Interesting, I thought that was Stromboli. (Aristoteles, Strabo and Plinius already mentioned Stromboli - "Strongyle" - in way that lets us assume that it active since at least 2500 (!) years). This difference is probably due to what one considers "active". Probably another one of these impossible to clearly define and set records.
Stromboli in addition was growing under the sea for perhaps some considerable time before that. Sangay also often gets credit for being the world's most 'active' based on regular 'explosions'. Is this 'continuous'? Is Arenal continuous? Where does one 'eruption' start and another finish?. Further, Kilauea has been in a state of eruption since 1983, which admittedly is more recent than 1968, but has had a permenantly growing lava field. Iceland, while maybe considered more a volcanic region than a individual volcano, has been growing for quite a while too owing to the ridge location. In other cases, does a lava lake imply continuously active even? Or fumerolic activity? Ah, volcanic shemantics....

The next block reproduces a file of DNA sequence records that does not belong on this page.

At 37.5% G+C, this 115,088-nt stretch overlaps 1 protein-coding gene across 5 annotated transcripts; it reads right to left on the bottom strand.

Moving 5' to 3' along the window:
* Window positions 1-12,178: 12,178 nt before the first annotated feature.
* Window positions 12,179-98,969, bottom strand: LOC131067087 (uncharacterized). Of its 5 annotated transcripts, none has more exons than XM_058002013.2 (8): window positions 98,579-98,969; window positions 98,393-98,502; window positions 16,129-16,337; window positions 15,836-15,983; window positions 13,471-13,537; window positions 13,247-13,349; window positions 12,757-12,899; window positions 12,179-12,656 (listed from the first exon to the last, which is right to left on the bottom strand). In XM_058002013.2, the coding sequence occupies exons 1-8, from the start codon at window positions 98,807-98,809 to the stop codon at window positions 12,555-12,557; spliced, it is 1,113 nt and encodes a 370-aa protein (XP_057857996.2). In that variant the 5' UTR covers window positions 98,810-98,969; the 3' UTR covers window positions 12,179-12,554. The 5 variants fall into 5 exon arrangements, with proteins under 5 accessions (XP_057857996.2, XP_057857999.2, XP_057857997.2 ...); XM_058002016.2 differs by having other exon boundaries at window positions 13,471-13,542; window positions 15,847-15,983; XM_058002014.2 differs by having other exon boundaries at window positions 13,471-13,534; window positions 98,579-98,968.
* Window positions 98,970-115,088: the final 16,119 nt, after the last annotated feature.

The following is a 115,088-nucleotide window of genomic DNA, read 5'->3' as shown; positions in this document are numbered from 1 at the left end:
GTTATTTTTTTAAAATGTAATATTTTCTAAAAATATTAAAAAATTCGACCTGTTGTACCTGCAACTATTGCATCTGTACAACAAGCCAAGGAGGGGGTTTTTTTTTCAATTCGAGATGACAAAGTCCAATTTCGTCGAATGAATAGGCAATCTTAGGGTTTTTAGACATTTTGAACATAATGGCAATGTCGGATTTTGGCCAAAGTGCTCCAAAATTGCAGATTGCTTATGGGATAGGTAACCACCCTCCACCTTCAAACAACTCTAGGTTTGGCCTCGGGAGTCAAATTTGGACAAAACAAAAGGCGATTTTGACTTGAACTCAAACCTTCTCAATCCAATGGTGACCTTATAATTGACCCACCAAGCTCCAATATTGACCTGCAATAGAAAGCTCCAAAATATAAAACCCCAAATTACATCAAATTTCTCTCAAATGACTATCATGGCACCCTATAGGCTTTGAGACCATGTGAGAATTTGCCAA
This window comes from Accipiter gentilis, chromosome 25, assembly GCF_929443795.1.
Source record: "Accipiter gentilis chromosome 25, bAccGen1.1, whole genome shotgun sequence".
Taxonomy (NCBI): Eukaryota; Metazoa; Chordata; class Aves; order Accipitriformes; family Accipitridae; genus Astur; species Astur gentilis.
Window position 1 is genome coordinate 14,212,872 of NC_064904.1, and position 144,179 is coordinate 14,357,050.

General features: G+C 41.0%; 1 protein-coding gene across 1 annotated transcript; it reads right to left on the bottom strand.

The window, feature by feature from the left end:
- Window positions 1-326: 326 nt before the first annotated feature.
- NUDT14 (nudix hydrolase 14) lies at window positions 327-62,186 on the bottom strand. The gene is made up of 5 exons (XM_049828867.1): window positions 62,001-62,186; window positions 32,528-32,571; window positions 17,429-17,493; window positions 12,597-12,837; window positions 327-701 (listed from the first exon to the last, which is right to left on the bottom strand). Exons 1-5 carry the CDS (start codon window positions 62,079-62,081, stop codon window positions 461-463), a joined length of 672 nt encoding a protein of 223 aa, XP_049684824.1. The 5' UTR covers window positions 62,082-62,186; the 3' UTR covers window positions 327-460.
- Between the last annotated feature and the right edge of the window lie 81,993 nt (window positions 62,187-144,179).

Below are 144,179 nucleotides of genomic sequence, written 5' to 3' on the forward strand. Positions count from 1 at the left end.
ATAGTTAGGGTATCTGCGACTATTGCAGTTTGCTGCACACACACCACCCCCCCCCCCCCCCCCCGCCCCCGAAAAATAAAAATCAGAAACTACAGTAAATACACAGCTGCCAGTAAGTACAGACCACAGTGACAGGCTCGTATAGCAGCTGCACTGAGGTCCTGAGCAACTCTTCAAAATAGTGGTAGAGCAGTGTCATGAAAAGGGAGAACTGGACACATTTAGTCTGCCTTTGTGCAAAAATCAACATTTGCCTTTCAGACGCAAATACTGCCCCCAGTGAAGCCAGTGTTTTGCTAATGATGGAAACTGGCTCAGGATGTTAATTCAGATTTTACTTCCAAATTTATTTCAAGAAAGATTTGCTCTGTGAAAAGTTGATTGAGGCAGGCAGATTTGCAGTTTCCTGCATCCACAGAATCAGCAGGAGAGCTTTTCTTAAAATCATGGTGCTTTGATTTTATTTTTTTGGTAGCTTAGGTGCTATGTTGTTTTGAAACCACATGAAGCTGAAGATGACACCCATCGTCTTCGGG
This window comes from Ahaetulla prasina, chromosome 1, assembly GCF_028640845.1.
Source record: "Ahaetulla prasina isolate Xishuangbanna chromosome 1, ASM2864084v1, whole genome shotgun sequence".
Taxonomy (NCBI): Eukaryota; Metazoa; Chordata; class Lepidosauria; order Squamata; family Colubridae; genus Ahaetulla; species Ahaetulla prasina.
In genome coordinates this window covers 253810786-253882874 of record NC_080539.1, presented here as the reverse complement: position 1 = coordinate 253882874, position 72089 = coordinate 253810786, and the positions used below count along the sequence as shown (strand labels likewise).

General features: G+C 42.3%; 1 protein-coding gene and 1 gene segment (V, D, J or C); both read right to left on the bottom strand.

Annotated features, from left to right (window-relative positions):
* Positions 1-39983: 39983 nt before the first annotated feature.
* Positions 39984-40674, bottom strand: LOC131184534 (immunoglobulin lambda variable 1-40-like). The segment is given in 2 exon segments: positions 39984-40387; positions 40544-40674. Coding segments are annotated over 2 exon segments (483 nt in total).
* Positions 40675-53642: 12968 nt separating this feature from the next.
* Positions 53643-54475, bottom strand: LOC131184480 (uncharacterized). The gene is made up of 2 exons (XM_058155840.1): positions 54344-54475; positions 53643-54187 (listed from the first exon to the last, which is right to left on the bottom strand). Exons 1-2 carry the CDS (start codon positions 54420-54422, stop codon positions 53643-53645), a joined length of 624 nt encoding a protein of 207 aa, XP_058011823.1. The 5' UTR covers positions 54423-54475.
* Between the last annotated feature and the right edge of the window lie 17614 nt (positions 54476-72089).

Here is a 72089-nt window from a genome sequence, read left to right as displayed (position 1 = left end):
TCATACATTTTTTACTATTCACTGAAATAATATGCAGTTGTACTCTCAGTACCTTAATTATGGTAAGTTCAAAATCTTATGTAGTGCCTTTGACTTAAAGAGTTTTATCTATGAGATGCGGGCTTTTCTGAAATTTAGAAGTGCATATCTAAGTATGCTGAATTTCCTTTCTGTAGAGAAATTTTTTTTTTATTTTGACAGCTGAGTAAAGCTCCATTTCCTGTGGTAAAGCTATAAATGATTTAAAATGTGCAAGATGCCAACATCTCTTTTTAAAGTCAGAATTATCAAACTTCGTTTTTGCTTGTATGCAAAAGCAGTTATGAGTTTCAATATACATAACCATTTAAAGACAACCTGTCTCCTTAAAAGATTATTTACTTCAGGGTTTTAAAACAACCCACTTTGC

"In fact, I think you should add your body fat to the rating of the climb, to get a true measure of your inner climber. So climbing a 5.7 with 22% body fat is way harder than climbing a 5.14 with 3% body fat."